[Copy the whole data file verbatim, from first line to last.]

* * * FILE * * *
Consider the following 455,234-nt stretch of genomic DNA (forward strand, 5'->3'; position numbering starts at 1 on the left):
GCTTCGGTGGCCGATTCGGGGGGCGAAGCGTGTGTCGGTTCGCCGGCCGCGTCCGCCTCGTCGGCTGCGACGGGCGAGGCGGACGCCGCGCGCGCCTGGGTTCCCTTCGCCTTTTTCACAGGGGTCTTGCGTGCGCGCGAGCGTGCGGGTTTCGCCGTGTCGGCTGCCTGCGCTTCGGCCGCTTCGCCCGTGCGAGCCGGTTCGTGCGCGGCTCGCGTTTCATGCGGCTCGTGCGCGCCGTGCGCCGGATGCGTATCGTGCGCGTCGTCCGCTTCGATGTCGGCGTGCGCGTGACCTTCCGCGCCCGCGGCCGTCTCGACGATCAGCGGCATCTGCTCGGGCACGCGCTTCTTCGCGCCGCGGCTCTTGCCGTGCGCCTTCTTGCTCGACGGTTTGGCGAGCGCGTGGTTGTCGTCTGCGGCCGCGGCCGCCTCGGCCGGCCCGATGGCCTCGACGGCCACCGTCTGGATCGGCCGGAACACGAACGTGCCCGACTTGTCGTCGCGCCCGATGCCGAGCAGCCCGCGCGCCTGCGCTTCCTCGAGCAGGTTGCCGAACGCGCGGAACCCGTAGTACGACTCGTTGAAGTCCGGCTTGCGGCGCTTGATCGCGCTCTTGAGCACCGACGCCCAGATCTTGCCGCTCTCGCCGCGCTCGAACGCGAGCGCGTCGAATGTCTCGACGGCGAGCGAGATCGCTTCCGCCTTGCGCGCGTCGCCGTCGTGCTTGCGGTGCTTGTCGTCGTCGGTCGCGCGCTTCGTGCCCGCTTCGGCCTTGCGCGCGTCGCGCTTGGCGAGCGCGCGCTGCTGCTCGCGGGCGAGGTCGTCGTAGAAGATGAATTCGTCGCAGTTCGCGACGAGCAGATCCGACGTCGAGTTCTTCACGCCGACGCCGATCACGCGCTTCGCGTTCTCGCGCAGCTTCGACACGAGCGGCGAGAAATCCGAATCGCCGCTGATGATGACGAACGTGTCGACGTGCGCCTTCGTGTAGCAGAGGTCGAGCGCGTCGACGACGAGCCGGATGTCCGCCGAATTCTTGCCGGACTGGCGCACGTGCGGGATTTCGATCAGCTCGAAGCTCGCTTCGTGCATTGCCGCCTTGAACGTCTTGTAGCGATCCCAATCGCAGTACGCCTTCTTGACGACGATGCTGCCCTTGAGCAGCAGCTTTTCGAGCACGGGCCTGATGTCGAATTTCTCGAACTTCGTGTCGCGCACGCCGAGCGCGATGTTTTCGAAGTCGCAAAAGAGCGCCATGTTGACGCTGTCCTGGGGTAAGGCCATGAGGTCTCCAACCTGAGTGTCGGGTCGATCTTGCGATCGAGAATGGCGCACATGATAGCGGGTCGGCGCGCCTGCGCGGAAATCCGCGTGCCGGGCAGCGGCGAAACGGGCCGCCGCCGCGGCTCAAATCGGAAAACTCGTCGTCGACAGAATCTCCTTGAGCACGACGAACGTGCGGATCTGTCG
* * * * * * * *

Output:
Consider the following 455,234-nt stretch of genomic DNA (forward strand, 5'->3'; position numbering starts at 1 on the left):
GCTTCGGTGGCCGATTCGGGGGGCGAAGCGTGTGTCGGTTCGCCGGCCGCGTCCGCCTCGTCGGCTGCGACGGGCGAGGCGGACGCCGCGCGCGCCTGGGTTCCCTTCGCCTTTTTCACAGGGGTCTTGCGTGCGCGCGAGCGTGCGGGTTTCGCCGTGTCGGCTGCCTGCGCTTCGGCCGCTTCGCCCGTGCGAGCCGGTTCGTGCGCGGCTCGCGTTTCATGCGGCTCGTGCGCGCCGTGCGCCGGATGCGTATCGTGCGCGTCGTCCGCTTCGATGTCGGCGTGCGCGTGACCTTCCGCGCCCGCGGCCGTCTCGACGATCAGCGGCATCTGCTCGGGCACGCGCTTCTTCGCGCCGCGGCTCTTGCCGTGCGCCTTCTTGCTCGACGGTTTGGCGAGCGCGTGGTTGTCGTCTGCGGCCGCGGCCGCCTCGGCCGGCCCGATGGCCTCGACGGCCACCGTCTGGATCGGCCGGAACACGAACGTGCCCGACTTGTCGTCGCGCCCGATGCCGAGCAGCCCGCGCGCCTGCGCTTCCTCGAGCAGGTTGCCGAACGCGCGGAACCCGTAGTACGACTCGTTGAAGTCCGGCTTGCGGCGCTTGATCGCGCTCTTGAGCACCGACGCCCAGATCTTGCCGCTCTCGCCGCGCTCGAACGCGAGCGCGTCGAATGTCTCGACGGCGAGCGAGATCGCTTCCGCCTTGCGCGCGTCGCCGTCGTGCTTGCGGTGCTTGTCGTCGTCGGTCGCGCGCTTCGTGCCCGCTTCGGCCTTGCGCGCGTCGCGCTTGGCGAGCGCGCGCTGCTGCTCGCGGGCGAGGTCGTCGTAGAAGATGAATTCGTCGCAGTTCGCGACGAGCAGATCCGACGTCGAGTTCTTCACGCCGACGCCGATCACGCGCTTCGCGTTCTCGCGCAGCTTCGACACGAGCGGCGAGAAATCCGAATCGCCGCTGATGATGACGAACGTGTCGACGTGCGCCTTCGTGTAGCAGAGGTCGAGCGCGTCGACGACGAGCCGGATGTCCGCCGAATTCTTGCCGGACTGGCGCACGTGCGGGATTTCGATCAGCTCGAAGCTCGCTTCGTGCATTGCCGCCTTGAACGTCTTGTAGCGATCCCAATCGCAGTACGCCTTCTTGACGACGATGCTGCCCTTGAGCAGCAGCTTTTCGAGCACGGGCCTGATGTCGAATTTCTCGAACTTCGTGTCGCGCACGCCGAGCGCGATGTTTTCGAAGTCGCAAAAGAGCGCCATGTTGACGCTGTCCTGGGGTAAGGCCATGAGGTCTCCAACCTGAGTGTCGGGTCGATCTTGCGATCGAGAATGGCGCACATGATAGCGGGTCGGCGCGCCTGCGCGGAAATCCGCGTGCCGGGCAGCGGCGAAACGGGCCGCCGCCGCGGCTCAAATCGGAAAACTCGTCGTCGACAGAATCTCCTTGAGCACGACGAACGTGCGGATCTGTCG